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Restrictions on Freedom of Movement Waiting for a Miracle

Thirty-six-year-old Hayam Farahat holding her son, 6-year-old Ali, in their home in Rafah, southern Gaza. © 2016 UNRWA Photo by Tamer Hamam

The blockade on the Gaza Strip has entailed a tight control over all aspects of life since 2007, severely restricting the movement of goods, as well as people. This lack of freedom of movement impacts the Palestinians’ right to enjoy the highest standards of human rights and development, including the right to medical treatment.

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The following speeches were prepared and delivered by school parliament members Mohmed al-Kafarna and Ahmed al-Madhoun during UN Secretary-General Ban Ki-moon’s visit to Gaza on 28 June 2016. Through their own words, Mohmed and Ahmed explain the challenges they face living in Gaza under blockade.

Ahmed al-Madhoun. © 2016 UNRWA Photo

Mohmed al-Kafarna. © 2016 UNRWA Photo

Mohmed al-Kafarna
15 years old, Central school parliament member, UNRWA

Under all the heavenly religions and man-made laws, every human is entitled to a decent life and his/her basic needs should be fulfilled.

I was born to a modest family based in Gaza who has always been concerned about my future and how they would secure it for me the next day. Let’s remember that we were born innocent in an occupied country. Some of us lose their lives, some get injured, some lose their parents or relatives. Experiencing three devastating wars is enough to understand what is happening here.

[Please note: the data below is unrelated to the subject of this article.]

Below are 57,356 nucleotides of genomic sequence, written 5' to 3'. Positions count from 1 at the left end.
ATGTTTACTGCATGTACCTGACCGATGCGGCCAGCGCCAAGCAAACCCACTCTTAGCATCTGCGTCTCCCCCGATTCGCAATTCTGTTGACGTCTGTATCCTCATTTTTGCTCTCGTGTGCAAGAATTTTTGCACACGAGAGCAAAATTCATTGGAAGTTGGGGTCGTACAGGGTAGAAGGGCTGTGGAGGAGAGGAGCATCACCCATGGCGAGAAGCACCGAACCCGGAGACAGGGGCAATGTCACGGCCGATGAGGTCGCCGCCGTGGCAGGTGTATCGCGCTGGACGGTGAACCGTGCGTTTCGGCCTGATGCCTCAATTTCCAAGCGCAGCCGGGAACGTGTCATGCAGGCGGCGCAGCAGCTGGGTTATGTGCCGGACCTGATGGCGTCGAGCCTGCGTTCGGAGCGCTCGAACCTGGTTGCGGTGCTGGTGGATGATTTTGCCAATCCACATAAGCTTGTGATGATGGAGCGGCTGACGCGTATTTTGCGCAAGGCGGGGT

Despite all of that, I struggled hard with strong determination to finish my studies and make my dream come true.

Now, I am studying and will continue to do so until I finish university; however, I am really concerned about my future and all the efforts I exerted as I can see the reality Palestinian youth face. I am really worried that I might finish my studies and stay unemployed like thousands of graduates who didn’t find a job that suits their degree or life. Even if some of them find a job, there are still thousands who remain jobless. This kills my dreams, and still, if I had the opportunity to study or work abroad, I wouldn’t be able to exit Gaza because I will find the ‘closed’ sign on the crossings. Unfortunately, this sign tells us: “There is no life in Gaza; go back to the big prison in Gaza where, if so far you weren’t killed by a war, you will die out of a desperate and miserable life.”

Mohmed al-Kafarna. © 2016 UNRWA Photo
Ahmed al-Madhoun. © 2016 UNRWA Photo
Ahmed al-Madhoun
15 years old, Central school parliament member, UNRWA

I will talk about the suffering of the Palestinian people – of men, women and children who are deprived of their basic rights to a decent life as every human in the world aspires to. We in Gaza city know nothing but loss, poverty and deprivation, and we live under the lowest social and economic conditions. We only want our right of a decent life, just like other nations of the world, and we also realize that this is just a dream we have. We, the children of Gaza, have experienced three consecutive wars, one after the other causing more siege and destruction and suffocation for the Palestinian people. These wars also had a grave impact on the children’s and women’s well-being, depriving them of a decent life. The closure of crossings is another major cause of our suffering.

We are living in a big prison; we don’t know when we will be free. There are many patients who are in desperate need to travel for medical treatment; there are also students who need to travel to pursue their education. The closure of the crossings has frustrated and eliminated their hope of a better life. We, the people of Gaza, lack one of the basics of life which is electricity, and everybody, young and old, suffers from that. Imagine living one day with the power out, and this describes the least about our life in Gaza. After tons of houses were demolished during the last wars, they are still denying the entry of raw materials to reconstruct these houses. Why are we living this life? Why don’t we live a happy life void of wars, bombardment and destruction?